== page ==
IOC president Thomas Bach insisted on Wednesday that he was staying politically neutral in the face of diplomatic boycotts of the Beijing Olympics and concerns over tennis player Peng Shuai.
Addressing a virtual press conference at the end of the second day of the IOC Executive Board meeting, Bach talked about the "success" of the delayed Tokyo Games in July and August, but then faced questions centred on China, which hosts the Winter Games in February.
Bach spoke on a day when Australia, the United Kingdom, and Canada followed the United States and announced diplomatic boycotts of the Beijing Games because of concerns over China's human rights record.
He insisted the important point was "the participation of the athletes in the Olympic Games".
"We welcome the support for their Olympic team all these governments have been emphasising this is giving the athletes certainty and this is what the IOC is about."
"The presence of government officials is a purely political decision by each government," he said.
"You will hear the same comment from us for every political decision from any government. We have been concerned with the athletes. We welcome that they can participate that they are supported by their national governments. The rest is politics and our political neutrality applies."
"If we were to start to take political sides, we would never get the 205 or 206 national committees to Olympic Games this would be the politicisation of the Olympic Games and this would be the end of the Olympic Games."
Bach said the IOC would ensure human rights were observed at the Games.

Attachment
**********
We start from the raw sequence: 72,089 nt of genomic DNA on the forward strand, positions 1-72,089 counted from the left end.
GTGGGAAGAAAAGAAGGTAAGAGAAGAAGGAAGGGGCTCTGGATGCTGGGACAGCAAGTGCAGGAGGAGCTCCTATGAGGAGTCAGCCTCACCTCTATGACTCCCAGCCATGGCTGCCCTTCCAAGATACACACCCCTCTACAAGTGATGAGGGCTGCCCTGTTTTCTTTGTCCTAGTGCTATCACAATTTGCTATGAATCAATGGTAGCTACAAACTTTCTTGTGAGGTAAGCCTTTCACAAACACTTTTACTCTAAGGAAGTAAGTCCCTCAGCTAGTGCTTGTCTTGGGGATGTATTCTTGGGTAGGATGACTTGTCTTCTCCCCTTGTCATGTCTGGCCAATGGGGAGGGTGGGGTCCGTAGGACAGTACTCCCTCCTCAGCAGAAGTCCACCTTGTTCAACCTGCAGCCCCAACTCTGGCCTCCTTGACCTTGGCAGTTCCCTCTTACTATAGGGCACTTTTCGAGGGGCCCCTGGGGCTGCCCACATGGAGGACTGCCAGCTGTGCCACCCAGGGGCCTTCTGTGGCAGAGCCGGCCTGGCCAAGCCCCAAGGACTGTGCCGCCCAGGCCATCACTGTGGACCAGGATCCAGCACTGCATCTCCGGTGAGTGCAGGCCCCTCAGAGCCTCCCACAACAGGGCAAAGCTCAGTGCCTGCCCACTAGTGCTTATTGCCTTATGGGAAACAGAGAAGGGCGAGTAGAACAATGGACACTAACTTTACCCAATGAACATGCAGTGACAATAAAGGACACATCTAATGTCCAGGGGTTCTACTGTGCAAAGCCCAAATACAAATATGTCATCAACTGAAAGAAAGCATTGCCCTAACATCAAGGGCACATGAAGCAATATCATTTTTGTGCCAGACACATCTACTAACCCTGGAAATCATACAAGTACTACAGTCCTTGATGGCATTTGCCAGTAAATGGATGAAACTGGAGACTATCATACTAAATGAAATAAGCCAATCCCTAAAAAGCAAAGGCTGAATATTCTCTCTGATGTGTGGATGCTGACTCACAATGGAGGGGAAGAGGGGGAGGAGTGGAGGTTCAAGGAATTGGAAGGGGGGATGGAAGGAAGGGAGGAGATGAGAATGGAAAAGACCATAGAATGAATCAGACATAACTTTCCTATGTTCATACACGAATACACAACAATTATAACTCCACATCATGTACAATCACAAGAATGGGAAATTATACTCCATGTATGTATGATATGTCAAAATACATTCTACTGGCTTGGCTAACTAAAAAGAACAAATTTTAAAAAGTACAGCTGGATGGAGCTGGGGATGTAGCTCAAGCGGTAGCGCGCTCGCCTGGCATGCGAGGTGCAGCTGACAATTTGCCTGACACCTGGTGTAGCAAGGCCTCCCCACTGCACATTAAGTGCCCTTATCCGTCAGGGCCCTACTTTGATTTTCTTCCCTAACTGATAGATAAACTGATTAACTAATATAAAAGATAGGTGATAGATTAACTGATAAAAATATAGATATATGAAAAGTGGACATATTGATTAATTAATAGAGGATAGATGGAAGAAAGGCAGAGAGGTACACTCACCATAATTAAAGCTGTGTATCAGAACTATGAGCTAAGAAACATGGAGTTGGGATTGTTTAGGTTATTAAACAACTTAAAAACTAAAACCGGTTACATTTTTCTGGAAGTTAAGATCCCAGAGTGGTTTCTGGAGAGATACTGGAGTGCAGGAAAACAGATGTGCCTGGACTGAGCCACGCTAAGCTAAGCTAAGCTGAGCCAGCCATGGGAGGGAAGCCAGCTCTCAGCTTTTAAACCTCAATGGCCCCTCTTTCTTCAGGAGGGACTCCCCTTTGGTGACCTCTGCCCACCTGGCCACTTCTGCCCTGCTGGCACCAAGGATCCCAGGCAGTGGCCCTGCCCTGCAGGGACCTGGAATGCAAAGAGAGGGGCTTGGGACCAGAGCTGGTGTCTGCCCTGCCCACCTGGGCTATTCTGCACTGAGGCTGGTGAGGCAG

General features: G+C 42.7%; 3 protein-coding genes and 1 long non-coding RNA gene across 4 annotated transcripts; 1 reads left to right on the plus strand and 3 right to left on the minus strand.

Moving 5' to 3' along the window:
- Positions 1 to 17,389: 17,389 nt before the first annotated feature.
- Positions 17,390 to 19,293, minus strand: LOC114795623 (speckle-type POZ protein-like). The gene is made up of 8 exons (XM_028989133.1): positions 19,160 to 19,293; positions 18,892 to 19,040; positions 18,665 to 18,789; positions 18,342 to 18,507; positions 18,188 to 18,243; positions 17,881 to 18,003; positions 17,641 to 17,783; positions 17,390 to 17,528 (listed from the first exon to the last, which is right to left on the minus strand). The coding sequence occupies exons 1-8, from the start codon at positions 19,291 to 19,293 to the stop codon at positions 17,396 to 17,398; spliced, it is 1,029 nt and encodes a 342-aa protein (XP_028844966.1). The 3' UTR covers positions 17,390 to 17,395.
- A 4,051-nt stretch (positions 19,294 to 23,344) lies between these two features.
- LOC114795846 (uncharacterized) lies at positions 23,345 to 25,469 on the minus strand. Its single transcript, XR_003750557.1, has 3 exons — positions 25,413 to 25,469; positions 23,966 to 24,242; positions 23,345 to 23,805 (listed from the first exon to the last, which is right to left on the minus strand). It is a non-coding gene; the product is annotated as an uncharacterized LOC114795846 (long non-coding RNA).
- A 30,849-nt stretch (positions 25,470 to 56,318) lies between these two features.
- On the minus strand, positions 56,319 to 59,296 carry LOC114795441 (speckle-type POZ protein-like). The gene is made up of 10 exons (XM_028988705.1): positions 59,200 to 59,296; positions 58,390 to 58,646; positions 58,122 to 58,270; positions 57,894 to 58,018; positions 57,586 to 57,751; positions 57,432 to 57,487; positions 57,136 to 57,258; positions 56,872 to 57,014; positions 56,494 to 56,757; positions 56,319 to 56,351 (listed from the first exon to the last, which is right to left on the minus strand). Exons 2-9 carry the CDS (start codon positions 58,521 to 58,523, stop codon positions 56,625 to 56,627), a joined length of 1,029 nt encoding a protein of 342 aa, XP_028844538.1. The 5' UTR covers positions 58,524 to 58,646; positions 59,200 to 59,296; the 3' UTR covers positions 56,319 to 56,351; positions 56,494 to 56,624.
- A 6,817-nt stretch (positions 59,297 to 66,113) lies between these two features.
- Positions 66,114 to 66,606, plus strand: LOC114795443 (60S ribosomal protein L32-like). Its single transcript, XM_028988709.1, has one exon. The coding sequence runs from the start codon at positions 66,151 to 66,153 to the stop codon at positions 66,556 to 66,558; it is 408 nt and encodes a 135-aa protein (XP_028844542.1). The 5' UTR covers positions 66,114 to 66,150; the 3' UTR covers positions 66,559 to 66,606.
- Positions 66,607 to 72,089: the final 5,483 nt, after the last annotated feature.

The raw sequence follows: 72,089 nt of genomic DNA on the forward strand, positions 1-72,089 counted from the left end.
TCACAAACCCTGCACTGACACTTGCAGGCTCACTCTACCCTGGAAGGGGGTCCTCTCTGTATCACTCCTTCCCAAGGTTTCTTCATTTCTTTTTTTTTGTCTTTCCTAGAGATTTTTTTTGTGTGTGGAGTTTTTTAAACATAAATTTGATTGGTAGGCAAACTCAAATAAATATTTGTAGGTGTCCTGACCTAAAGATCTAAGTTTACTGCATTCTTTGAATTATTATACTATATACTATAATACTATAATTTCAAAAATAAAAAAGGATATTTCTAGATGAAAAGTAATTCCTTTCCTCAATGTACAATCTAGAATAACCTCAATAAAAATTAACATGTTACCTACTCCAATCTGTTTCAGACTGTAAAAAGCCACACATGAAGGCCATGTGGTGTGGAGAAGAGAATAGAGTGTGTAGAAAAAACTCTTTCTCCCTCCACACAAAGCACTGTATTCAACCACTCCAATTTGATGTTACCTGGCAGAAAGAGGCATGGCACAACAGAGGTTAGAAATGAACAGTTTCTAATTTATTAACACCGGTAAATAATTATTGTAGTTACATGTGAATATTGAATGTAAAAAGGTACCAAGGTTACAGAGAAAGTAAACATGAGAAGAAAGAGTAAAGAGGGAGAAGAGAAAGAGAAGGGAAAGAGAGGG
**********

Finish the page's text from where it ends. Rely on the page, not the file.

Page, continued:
"Our responsibility is to ensure that everything related to the Olympics includes respect for the human rights of all the participants and freedom of press," he said.
The IOC has been following a strategy of "quiet diplomacy" in the case of Chinese tennis player Peng who disappeared for three weeks after she made sexual assault accusations on social media against a former top Communist Party politician. Despite two IOC video calls, there are continuing doubts about whether she is at liberty.
Earlier on Wednesday, the New York Times said Bach's participation in the first video call and the IOC's refusal to mention the possible sexual assault, had "lent legitimacy" to Chinese treatment of the player.
"We could not feel her being under pressure," Bach told the press conference. "It's very easy to have suspicions. Suspicions you can have always and about everything.
"We have achieved so far with these talks what we could reasonably be expected to achieve."
"It's about an individual, about an athlete and you have to take care of this human being and you have to respect this human being and in such a fragile situation that Peng Shuai is in you have to make all the efforts to build trust.
"Our approach is to get the human feeling with her and to assure her that we are caring about her this is what she very much appreciated in both calls."
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